On March 3, 2017 Van Eck Associates Corp.launched the VanEck Vectors Green Bond ETF, an index fund that seeks to replicate as closely as possible, before fees and expenses, the price and yield performance of the S&P Green Bond Select Index. The index is market value weighted and designed to capture the most liquid and tradable segment of green-labeled bonds issued globally.
This is the first green bond ETF available in the USand, with an expense ratio that is currently limited to 0.40% (unless extended beyond September 1, 2018, the fee waiver of 0.07% will kick up the expense ratio to 0.47%), it is the cheapest available managed green bond fund option open to retail investors.
Having just been launched, the fund is still quite small at $4.9 million as of March 10, 2017. It’s not fully diversified as it only holds 41 securities out of a possible total of 189 bonds registered by the index as of February 17, 2017. The fund is also trading at a slight premium to its net asset value (NAV) and its trading costs are likely to be higher than average until the fund gains some heft.
This fund could be an attractive entry point for investors interested in green bonds. That said, the fund bears monitoring over the next three months while it gains traction and until such time as the portfolio is fully deployed across the S&P index constituents and preferably it reaches about $50 million in assets.
Van Eck Associates Corp. is a New York based manager of mutual funds and ETFs with about $42.14 billion in assets under management as of January 31, 2017. The firm launched the VanEck Vectors Green Bond ETF, an index fund that seeks to replicate as closely as possible, before fees and expenses, the price and yield performance of the S&P Green Bond Select Index. The index is market value weighted and designed to capture the most liquid and tradable segment of green-labeled bonds issued globally.
The index is designed to provide a broad measure of the performance of the investable green bond market consisting of fixed-income securities issued globally, both taxable and tax-exempt, that raise funds specifically to finance new and existing projects with environmental sustainable benefits.For a bond to be eligible for inclusion in the index, the issuer of the bond must self-qualify the bond as green and provide the rationale behind it, such as the intended use of proceeds. As an additional filter, the
bond must be flagged as green by Climate Bonds Initiative (CBI), London-based green bond standards setting not-for-profit organization, to be eligible for inclusion in the index. The index is comprised of supranational, corporate, government related, sovereign and securitized green bonds, and may include both investment grade and below investment grade rated securities, or junk bonds.The maximum weight of below investment grade bonds in the index is capped at 20%.
The index has no specific restriction on the market of issue for green bonds denominated in G10 currencies, which are the U.S. dollar, the Euro, the Japanese yen, the British pound sterling, the Swiss franc, the Australian dollar, the New Zealand dollar, the Canadian dollar, the Swedish krona and the Norwegian krone. Bonds issued in non-G10 currencies in the native market of that currency will be excluded from the index. Bonds issued in non-G10 currencies in global markets will be eligible for inclusion in the index.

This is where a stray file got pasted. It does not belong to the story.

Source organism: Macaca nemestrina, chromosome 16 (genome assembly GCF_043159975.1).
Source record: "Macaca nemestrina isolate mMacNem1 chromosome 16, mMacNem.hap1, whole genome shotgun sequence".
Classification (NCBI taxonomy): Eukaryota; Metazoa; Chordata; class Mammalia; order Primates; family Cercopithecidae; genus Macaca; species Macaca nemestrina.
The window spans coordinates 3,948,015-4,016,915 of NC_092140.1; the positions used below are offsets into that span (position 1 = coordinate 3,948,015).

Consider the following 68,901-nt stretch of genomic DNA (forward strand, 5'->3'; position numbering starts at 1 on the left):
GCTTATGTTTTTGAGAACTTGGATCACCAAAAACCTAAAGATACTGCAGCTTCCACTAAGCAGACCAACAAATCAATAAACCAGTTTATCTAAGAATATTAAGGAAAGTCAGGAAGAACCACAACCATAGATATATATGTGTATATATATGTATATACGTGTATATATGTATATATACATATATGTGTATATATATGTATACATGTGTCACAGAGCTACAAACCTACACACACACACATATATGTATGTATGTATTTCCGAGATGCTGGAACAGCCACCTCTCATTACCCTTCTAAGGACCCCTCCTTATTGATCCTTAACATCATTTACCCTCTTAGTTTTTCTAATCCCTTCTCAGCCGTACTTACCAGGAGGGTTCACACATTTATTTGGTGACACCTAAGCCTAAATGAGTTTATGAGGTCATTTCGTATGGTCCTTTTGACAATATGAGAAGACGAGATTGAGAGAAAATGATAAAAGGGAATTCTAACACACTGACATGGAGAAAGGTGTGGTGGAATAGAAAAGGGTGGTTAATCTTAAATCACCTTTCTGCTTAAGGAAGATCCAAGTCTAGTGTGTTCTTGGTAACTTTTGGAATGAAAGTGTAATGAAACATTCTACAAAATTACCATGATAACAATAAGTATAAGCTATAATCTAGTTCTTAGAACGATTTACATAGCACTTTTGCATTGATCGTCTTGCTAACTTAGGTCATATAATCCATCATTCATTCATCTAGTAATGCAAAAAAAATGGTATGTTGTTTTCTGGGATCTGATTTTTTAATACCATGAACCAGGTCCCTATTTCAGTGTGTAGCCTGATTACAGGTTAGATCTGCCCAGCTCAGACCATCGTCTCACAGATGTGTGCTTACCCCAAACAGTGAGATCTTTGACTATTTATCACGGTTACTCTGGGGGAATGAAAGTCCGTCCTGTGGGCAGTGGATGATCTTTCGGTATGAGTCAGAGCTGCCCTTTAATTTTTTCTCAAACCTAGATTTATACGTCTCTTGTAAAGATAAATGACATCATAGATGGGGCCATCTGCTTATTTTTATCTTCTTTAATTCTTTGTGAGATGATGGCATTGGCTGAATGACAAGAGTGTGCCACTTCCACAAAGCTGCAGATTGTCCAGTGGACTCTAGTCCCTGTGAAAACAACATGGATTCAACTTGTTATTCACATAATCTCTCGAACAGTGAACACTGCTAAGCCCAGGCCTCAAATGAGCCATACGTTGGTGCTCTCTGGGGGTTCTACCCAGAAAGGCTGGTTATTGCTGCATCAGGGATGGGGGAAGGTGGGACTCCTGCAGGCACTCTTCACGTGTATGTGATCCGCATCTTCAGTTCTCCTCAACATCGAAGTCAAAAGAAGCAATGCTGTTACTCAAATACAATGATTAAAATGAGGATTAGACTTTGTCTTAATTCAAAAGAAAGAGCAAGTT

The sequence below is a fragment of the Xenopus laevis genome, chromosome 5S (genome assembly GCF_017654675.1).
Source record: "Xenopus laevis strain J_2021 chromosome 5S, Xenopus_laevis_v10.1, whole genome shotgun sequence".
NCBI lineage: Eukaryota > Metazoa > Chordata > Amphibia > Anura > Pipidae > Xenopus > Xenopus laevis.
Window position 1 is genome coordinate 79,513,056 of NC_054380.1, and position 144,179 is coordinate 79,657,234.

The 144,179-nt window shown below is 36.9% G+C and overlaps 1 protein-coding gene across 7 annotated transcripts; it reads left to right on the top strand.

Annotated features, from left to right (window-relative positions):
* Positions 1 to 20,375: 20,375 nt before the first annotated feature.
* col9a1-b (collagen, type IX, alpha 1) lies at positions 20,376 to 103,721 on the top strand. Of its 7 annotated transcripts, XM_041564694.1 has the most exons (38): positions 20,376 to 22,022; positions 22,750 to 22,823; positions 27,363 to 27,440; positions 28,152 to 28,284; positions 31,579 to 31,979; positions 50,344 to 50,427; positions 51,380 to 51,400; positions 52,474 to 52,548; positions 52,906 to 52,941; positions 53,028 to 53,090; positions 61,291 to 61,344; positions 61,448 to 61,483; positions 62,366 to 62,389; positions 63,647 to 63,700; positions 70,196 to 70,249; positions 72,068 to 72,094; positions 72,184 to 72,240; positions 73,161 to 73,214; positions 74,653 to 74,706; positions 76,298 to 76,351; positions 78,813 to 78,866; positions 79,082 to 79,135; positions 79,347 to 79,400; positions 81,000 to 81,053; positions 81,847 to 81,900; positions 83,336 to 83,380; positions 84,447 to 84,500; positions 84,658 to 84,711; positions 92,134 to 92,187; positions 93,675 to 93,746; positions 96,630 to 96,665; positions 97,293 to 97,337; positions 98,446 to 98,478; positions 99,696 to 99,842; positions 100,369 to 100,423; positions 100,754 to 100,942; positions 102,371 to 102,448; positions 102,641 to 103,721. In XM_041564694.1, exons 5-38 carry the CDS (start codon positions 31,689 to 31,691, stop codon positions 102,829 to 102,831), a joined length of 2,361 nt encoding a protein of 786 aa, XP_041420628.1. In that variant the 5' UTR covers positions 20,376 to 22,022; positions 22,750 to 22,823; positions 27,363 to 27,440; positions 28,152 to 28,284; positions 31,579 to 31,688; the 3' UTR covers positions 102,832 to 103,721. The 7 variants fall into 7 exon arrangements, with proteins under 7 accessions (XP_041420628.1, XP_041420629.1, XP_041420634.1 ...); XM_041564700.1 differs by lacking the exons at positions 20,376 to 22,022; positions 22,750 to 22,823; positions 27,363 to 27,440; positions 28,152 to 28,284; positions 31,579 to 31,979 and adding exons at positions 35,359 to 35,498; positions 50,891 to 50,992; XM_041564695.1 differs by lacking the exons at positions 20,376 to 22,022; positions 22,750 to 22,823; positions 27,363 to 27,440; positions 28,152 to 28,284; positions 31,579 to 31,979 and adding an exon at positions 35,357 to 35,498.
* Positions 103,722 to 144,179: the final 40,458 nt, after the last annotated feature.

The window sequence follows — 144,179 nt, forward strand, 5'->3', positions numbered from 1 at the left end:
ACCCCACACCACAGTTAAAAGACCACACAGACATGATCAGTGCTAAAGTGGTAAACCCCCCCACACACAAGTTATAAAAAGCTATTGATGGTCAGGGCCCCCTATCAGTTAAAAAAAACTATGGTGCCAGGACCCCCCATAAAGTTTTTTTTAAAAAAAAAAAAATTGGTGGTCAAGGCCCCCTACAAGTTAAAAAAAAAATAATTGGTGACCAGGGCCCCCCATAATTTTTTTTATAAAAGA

Further, the index includes bonds across sectors, countries, currencies and maturities. No more than 10% of the index can be focused in a single issuer. As of February 17, 2017, the index consisted of 189 bonds issued by 99 issuers and the weighted average maturity of the index was approximately 7.3 years. As of the same date, approximately 54% of the index was comprised of Regulation S securities and 18% of the Index was comprised of Rule 144A securities.
The index is rebalanced monthly. Bonds that are no longer rated or have defaulted are removed from the index at the next rebalancing.
Alternative Mutual Fund Offerings
At this point, investors interested in a dedicated green bond fund have a limited number of options—none optimal. Beyond the just launched Mirova Global Green Bond Fund, only two funds that are invested in at least around 10% of net assets in green bonds are currently available in the market. While the TIAA-CREF Social Choice Bond Fund offers the best management/price combination, this fund is not a dedicated green bond fund and only about 9.5% of the fund’s total assets are currently invested in green bonds. While it’s effectively managed, the fund’s retail class expense ratio is 28 bps higher than the Van Eck Vectors Green Bond ETF. The Calvert Green Bond Fund, on the other hand, is just too expensive given the 88 bps expense ratio and upfront sales charge.
Green Bond Mutual Funds
This fund could be an attractive entry point for investors interested in green bonds. Available options in the form of mutual funds are either not sufficiently invested in green bonds or are too expensive. That said, the Van Eck Vectors Green Bond ETF is newly launched, it bears monitoring over the next three months or so while it gains traction and/or until such time as the portfolio is fully deployed across the S&P index constituents and preferably it reaches about $50 million in assets.